The USD started the week almost flat, after being down more than 0.3% during the previous Friday session. On the back of a spike in US Treasury yields after stronger than expected US Sentiment data (University of Michigan U.S. sentiment Index came at 98.8 vs. 98.3 expected) and after three straight weeks of rising, the USD finally found some topside resistance at its 55-week moving average.
This week also saw US yields spiked to levels not seen since 2011. It all started in Wednesday's Asian session, when the 10-year US Treasury yield broke above 3%, apparently on stop losses, and the USD started gaining momentum. More fuel was added to the fire as the US retails sales met expectations (except for the measure excluding Auto & gas) but most importantly, upside revisions were made to prior month reading. The 10-year Treasury ended the session seven pips higher, and the USD closed more than 0.7% stronger, although it lost a bit momentum towards the end of the session.
Elsewhere, Federal Reserve member Kaplan spoke on Tuesday, highlighting he is watching the yield curve and would not want to inadvertently invert. A June hike according to the market is a done deal at 97%, the focus turns to September and December which are 68% and 42% factored in respectively. Market participant like to get ahead of themselves so the anticipation of a hike in September is accelerating.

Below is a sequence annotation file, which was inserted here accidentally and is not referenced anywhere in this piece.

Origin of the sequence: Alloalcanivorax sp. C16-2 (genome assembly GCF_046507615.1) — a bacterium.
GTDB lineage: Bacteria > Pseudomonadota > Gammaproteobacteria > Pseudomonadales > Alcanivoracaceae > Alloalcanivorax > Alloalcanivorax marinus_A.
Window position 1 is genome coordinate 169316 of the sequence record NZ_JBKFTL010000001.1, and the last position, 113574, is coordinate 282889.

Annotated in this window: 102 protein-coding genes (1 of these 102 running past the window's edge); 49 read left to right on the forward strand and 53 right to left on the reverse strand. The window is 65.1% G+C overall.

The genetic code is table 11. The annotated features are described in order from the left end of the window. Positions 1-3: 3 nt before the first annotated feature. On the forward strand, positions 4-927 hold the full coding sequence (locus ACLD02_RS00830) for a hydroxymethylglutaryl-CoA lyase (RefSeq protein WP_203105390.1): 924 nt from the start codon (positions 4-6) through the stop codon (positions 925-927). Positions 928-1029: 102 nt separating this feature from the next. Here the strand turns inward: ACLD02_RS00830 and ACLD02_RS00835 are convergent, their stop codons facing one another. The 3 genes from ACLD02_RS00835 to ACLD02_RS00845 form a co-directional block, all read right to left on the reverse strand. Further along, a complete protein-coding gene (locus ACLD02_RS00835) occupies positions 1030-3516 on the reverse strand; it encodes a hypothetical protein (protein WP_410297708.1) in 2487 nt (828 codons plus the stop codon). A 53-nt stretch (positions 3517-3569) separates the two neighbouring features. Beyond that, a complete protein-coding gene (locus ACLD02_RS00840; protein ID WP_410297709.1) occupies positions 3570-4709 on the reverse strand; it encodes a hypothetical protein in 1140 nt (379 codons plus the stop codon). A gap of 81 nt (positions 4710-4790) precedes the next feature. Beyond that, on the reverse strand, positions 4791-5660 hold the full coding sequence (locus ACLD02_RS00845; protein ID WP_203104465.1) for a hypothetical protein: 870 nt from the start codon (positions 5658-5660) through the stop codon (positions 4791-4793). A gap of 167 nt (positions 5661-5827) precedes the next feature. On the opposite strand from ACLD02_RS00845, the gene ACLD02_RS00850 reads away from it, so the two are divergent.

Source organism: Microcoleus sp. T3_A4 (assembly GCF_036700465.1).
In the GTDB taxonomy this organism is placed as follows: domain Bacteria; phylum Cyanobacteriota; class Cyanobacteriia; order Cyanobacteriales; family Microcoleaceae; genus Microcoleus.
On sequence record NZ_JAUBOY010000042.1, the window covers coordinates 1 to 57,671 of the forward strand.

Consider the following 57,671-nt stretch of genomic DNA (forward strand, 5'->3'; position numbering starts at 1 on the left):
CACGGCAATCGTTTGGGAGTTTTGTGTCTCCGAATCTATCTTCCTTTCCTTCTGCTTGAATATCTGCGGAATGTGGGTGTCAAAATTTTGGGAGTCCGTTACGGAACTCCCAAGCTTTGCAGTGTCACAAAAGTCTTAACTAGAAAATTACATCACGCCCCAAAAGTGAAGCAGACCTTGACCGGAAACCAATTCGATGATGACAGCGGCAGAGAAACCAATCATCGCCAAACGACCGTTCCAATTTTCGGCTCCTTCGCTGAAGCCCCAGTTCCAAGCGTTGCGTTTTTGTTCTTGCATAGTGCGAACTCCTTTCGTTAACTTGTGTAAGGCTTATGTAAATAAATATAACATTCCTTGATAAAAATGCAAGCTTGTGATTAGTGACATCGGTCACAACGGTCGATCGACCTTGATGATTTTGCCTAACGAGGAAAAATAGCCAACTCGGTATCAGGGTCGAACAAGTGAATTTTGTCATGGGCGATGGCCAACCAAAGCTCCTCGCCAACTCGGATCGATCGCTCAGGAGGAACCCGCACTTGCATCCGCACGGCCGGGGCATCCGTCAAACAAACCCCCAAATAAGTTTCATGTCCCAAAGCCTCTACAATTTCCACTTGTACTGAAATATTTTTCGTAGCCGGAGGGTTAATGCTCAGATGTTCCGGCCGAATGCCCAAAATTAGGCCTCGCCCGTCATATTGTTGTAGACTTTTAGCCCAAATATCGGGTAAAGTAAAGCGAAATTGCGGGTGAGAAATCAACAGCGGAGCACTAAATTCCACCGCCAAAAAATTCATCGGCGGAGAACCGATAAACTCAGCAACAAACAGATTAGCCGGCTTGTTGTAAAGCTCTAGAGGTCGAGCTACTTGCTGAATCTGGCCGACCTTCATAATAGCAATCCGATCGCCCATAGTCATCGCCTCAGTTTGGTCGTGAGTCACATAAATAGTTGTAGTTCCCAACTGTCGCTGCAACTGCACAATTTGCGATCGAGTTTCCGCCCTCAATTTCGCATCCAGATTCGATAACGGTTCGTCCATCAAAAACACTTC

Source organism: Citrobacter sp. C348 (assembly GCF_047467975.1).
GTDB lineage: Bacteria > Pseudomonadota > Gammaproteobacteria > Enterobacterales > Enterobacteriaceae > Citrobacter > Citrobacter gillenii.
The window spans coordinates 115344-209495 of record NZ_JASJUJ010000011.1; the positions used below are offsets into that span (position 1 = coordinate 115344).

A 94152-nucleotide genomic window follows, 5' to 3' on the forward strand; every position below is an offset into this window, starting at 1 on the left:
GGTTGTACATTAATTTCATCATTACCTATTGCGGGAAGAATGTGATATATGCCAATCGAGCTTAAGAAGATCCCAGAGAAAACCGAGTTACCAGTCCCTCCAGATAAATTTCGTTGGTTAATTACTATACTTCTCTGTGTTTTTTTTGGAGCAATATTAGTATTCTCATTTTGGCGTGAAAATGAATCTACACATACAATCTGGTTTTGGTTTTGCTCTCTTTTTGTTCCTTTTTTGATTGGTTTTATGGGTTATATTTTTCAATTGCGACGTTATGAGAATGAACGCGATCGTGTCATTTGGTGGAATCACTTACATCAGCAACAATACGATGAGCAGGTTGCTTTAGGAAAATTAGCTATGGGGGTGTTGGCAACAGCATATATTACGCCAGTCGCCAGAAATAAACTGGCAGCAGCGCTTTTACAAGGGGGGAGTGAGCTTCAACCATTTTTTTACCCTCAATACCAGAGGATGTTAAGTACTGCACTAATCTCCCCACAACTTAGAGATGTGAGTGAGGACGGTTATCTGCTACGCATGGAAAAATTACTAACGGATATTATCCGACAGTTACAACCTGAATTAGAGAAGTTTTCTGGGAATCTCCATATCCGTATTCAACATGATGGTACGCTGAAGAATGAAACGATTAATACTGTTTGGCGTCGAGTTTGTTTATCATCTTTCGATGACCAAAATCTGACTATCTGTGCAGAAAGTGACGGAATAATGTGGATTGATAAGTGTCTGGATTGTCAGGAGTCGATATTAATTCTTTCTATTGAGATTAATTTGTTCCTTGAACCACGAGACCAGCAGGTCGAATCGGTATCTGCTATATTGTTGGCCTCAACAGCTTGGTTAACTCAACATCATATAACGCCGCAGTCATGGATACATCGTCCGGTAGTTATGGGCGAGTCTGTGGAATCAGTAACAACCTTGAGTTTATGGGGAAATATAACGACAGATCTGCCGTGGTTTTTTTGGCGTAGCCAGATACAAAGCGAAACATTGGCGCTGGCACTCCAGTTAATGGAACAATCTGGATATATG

In other news, markets this week paid close attention to US-China trade talks as China sent Vice Premier Liu He to Washington on Friday. Donald Trump paved the way for more constructive trade talks with China, helped by his recent green light to the US Commerce Department to save the Chinese company ZTE Corp. from bankruptcy. Key takeaways from the trade talks were Premier Liu imploring that the two countries should work together with mutual respect to promote stability. He said "China is willing to strive together with the United States to appropriately handle and resolve trade issues felt by both sides on a basis of mutual benefit". Trump has also called for the strengthening of trade and investment ties in sectors such as energy, manufacturing and agriculture, as well as pushing ahead work on intellectual property protection. The war of words between U.S. and China may intensify, but market participants believe action will be minimal.